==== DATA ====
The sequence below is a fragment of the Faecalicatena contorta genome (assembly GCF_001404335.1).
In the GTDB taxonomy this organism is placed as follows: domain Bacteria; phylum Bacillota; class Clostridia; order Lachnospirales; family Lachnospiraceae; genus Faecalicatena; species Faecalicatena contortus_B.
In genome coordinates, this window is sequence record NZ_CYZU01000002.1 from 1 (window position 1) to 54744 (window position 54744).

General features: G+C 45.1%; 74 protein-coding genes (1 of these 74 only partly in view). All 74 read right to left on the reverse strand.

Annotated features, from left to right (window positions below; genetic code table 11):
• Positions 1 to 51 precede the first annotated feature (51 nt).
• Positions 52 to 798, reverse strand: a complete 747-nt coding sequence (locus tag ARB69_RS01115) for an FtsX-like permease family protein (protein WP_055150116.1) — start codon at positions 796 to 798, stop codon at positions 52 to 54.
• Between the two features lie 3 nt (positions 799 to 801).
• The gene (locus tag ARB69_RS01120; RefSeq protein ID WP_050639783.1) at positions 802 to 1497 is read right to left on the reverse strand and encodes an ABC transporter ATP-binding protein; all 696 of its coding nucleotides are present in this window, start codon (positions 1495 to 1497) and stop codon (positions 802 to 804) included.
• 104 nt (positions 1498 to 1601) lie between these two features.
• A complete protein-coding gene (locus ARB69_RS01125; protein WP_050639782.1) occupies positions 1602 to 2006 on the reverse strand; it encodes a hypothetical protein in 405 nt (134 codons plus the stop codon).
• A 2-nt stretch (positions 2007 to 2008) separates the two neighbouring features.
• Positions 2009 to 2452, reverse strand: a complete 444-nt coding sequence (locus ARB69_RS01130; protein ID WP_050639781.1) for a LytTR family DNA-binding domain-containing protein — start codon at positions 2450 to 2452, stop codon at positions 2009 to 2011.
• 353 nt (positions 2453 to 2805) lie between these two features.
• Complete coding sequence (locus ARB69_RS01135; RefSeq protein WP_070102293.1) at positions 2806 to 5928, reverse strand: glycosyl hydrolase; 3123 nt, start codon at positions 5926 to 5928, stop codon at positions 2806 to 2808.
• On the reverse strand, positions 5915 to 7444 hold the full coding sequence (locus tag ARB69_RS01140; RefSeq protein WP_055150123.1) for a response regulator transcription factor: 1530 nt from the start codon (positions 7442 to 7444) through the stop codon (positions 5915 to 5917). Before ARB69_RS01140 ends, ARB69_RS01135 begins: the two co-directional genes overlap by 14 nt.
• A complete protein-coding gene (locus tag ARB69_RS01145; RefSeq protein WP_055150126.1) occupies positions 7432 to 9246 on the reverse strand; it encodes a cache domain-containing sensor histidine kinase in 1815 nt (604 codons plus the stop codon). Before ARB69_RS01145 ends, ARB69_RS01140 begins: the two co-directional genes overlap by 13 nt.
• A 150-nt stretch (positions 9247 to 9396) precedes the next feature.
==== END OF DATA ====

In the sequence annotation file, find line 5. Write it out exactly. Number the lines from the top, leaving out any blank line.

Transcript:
Annotated features, from left to right (window positions below; genetic code table 11):